Andersonville - - It's a day we put our political differences aside and pay tribute to those who proudly serve our country. All over the country Saturday, Americans recognized Armed Forces Day.
The sound of Echo Taps could be heard all over the country Saturday. Here at the Andersonville National Historic Site, it was no different.
"We started it here at the museum and then we had three more buglers in the national cemetery and they each in sequence played Taps until the last note," says Volunteer Mark Stibitz.
Jim and Ann Hartman understand why the occasion is significant.
"All of the men and women and families that help America be who we are," Mrs. Hartman says.
The day is to honor not just those who paid the ultimate price, but especially those who continue to serve today.
Jim Hartman's great great grandfather died in the Civil War back in 1863.
"There's no pictures of him or anything and it's been a mystery to me who is this man and trying to find out about him," he says.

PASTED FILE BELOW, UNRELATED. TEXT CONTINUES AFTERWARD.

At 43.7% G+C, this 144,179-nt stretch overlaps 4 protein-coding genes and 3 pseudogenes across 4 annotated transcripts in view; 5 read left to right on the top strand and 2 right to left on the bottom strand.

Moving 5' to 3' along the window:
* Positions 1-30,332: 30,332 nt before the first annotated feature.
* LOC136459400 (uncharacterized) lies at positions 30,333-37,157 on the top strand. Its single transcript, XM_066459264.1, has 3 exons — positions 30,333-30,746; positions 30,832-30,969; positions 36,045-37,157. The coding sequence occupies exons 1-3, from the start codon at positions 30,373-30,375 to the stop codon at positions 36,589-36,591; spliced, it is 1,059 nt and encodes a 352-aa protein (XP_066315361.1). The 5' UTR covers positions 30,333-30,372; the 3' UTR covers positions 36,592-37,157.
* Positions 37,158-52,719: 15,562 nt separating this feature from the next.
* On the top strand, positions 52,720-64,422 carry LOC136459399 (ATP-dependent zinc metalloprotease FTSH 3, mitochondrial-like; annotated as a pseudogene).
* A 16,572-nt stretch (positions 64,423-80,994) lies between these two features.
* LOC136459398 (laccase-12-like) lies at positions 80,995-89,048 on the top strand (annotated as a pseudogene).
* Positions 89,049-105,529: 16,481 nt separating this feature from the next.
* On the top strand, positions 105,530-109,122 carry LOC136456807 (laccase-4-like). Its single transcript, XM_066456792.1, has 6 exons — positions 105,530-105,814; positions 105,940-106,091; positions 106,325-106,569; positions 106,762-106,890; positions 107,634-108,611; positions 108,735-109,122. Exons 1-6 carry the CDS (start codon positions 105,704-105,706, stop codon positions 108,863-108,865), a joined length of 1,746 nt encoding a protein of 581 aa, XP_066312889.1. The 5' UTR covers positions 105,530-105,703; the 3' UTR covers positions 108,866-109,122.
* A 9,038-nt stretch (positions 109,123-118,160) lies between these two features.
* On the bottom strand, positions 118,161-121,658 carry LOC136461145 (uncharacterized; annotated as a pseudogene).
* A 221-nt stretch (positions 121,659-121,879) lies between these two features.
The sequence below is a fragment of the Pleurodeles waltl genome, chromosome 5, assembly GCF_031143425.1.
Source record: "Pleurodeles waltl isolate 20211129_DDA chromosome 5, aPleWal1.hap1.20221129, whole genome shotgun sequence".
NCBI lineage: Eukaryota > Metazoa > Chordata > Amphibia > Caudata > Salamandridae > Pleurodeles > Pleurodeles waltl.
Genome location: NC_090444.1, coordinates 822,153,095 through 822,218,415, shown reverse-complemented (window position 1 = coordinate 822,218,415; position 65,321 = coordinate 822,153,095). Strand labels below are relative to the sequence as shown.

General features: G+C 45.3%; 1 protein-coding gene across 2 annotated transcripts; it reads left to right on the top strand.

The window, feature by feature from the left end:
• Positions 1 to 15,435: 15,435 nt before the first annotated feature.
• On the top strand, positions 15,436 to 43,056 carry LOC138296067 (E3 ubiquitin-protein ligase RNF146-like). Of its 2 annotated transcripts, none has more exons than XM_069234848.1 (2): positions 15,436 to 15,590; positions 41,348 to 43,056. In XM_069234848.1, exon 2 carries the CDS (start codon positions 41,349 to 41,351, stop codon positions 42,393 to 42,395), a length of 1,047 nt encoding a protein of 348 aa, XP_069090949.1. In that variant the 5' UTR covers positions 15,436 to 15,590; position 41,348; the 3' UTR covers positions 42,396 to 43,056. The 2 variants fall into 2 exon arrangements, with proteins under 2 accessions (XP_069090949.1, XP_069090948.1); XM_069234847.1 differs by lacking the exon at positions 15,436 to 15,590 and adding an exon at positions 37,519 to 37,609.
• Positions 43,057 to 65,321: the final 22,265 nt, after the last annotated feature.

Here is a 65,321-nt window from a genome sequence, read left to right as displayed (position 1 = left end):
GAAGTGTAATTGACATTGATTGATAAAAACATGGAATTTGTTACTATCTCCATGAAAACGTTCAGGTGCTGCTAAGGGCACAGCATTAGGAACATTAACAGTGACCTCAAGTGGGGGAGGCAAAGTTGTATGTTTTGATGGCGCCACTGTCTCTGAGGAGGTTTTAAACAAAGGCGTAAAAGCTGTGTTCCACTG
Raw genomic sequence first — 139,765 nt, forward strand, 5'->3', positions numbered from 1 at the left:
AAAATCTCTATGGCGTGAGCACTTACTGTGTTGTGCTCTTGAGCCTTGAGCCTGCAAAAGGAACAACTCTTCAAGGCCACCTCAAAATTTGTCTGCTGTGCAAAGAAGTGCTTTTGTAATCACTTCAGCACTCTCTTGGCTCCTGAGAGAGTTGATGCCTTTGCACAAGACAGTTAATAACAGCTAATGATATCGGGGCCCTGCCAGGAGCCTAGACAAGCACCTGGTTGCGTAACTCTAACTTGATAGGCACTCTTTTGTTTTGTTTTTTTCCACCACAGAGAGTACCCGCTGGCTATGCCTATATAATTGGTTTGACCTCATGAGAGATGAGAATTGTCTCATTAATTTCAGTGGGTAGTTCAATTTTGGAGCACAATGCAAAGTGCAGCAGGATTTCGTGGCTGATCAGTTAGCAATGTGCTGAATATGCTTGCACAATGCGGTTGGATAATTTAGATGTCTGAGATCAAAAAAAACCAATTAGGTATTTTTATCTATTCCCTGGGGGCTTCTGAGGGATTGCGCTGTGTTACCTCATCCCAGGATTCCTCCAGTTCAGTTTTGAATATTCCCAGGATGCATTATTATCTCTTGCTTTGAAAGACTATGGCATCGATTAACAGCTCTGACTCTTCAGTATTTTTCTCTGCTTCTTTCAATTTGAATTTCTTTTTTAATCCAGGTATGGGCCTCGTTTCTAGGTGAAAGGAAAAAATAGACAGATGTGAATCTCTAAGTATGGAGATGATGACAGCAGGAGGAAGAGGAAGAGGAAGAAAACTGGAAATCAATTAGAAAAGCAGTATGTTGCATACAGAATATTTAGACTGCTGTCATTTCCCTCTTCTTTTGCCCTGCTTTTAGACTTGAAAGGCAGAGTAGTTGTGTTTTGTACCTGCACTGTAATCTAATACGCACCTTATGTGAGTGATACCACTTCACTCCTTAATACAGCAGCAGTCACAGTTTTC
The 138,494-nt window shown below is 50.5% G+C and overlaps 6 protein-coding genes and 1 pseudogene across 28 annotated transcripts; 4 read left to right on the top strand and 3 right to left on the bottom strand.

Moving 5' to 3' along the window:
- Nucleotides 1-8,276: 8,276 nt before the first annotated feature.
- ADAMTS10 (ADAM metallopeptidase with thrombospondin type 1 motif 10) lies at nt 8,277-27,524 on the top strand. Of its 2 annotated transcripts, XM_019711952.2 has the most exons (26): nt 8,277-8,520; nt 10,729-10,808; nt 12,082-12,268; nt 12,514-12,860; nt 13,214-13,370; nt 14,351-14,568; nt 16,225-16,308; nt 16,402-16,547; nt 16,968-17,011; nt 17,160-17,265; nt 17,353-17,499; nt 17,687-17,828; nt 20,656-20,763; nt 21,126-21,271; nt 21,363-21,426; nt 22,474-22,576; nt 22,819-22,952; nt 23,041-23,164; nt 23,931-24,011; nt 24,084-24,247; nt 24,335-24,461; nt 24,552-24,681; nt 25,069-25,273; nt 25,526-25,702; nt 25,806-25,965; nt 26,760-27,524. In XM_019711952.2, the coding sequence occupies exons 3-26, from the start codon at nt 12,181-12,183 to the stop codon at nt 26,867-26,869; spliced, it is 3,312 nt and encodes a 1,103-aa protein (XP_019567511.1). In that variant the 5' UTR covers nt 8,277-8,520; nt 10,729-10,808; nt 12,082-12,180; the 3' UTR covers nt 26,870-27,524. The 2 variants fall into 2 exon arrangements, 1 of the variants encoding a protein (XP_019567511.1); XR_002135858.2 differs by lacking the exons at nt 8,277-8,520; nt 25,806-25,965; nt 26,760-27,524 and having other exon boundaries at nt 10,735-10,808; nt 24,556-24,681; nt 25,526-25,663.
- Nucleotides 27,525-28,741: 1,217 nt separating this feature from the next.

That's why he feels it's important to pay tribute to our active duty soliders now so that history isn't erased.
Though we live in a time where there strong opinions on war, Andersonville staff say those serving in war, shouldn't be discouraged.
"Even though we have dissenters, they have that right to dissent. But even though they do dissent, they are patriots also. They're just displaying their patriotism in a different manner," Stibitz says.
Because when it comes down to it, those who serve do so so we can enjoy the spirit of freedom.
"Going to work and coming home and not being under servitude or oppression, a lot of things we take for granted," Ann Hartman reflects.
A reminder each time Echo Taps sounds through her ears.
Andersonville is also preparing for Memorial Day. They will hold a ceremony at 2:00 p.m. on the holiday, featuring the first African American Four-star General.
For more information on the history of Armed Forces Day, you can visit this website.